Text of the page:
Dr Julian Burger, Lecturer for MA in Human Rights, awarded prize for best policy-relevant article

Thursday 18 December 2014

The Human Rights Consortium is delighted to announce that Dr Julian Burger has been awarded the third annual Peter Lyon Memorial Prize. Dr Burger has been awarded the prize for his article, ‘Indigenous Peoples in Commonwealth Countries: the Legacy of the Past and Present-Day Struggles for Self-Determination’, published in The Round Table, volume 102, issue 4 (August 2013).

Dr Burger teaches on the MA in Understanding and Securing Human Rights. He is the convener of the module 'The Politics of Human Rights in Latin America' and also teaches on the module 'Indigenous Peoples, Minorities, and Human Rights'. He is also an Associate Fellow at the Human Rights Consortium, and is a Visiting Professor at the University of Essex's Human Rights Centre. Prior to this, he worked at the United Nations Office of the High Commissioner for Human Rights for 20 years, during which time he headed the programme on indigenous peoples and minorities. 

During this period, he organized the discussions on the Declaration on the Rights of Indigenous Peoples and helped launch the principle human rights mechanisms on indigenous peoples - the Special Rapporteur, Permanent Forum on Indigenous Issues and the Expert Mechanism on the Rights of Indigenous Peoples. He also helped establish inter-agency networks of UN organizations to improve integration of indigenous and minority rights into development programmes. He has visited indigenous and minority communities in many parts of the world and has published books and articles on indigenous peoples and human rights since the 1980s. His most recent publication was a policy analysis on “Indigenous peoples, extractive industries and human rights” presented to and published by the European Parliament in September 2014.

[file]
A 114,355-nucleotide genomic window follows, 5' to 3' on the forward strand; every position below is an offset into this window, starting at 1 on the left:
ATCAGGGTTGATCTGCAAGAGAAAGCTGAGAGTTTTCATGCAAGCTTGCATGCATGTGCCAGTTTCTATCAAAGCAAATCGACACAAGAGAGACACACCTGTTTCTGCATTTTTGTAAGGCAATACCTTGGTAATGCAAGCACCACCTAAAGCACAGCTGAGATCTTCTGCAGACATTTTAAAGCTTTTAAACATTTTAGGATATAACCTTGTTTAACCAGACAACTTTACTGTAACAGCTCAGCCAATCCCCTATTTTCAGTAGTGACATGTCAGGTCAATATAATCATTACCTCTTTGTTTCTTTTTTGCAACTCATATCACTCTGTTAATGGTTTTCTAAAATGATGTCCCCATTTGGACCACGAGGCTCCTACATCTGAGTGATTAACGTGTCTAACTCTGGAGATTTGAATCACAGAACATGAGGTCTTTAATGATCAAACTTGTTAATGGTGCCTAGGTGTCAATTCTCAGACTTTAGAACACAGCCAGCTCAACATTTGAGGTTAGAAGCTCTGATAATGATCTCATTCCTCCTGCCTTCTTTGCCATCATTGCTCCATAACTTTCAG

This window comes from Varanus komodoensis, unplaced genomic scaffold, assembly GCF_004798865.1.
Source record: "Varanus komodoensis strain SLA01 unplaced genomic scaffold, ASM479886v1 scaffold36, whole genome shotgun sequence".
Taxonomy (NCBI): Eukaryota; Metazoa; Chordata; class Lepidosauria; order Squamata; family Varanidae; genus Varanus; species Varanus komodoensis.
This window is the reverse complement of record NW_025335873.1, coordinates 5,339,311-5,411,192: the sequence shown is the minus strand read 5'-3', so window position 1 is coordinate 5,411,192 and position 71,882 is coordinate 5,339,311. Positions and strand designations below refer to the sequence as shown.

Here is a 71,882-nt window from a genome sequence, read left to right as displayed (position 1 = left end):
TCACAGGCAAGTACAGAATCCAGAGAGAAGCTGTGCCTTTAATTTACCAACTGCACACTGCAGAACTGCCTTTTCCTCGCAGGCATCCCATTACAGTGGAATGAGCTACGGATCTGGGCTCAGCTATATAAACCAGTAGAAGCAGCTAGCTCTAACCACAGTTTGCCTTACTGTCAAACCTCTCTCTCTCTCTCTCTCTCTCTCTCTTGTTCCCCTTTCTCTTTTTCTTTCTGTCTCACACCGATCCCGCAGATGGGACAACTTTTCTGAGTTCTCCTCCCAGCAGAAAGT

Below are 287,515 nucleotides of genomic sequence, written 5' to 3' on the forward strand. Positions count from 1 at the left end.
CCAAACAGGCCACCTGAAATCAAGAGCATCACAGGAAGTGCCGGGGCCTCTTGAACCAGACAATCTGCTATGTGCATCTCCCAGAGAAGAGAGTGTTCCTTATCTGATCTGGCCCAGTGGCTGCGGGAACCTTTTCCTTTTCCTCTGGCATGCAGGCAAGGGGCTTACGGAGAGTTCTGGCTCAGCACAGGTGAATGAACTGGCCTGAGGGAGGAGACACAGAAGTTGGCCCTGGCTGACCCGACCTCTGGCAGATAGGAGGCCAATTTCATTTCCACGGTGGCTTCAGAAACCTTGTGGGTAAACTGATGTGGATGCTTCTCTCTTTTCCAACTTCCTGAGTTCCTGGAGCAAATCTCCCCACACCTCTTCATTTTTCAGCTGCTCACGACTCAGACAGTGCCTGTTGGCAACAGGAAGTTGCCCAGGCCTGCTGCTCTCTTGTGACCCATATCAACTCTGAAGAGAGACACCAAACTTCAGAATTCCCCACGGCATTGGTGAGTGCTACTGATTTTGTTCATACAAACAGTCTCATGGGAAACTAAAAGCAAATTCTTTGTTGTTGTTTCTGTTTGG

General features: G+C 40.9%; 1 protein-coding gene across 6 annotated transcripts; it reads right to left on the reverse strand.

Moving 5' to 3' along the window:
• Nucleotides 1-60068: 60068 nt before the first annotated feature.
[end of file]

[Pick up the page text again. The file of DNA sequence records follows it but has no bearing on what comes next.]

The Peter Lyon Memorial Prize is an annual prize awarded by Routledge, the publishers of The Round Table, for the best policy-oriented article on a theme of significance for the contemporary Commonwealth published in the journal each calendar year. The prize, which carries a value of £1000, is awarded each year to the author of the best policy-relevant article published in the previous year.

The prize has been instituted in memory of Peter Lyon (1934-2010), who was Reader in International Relations at the Institute of Commonwealth Studies, University of London, and Editor of The Round Table from 1983 to 2004. Widely acknowledged as one of the leading experts on the Commonwealth, he was keen to bridge the divide between academia and policy-making, and over the period of his editorship he wrote almost 100 editorials and other articles for the journal, commenting on more or less every issue of relevance to the contemporary Commonwealth.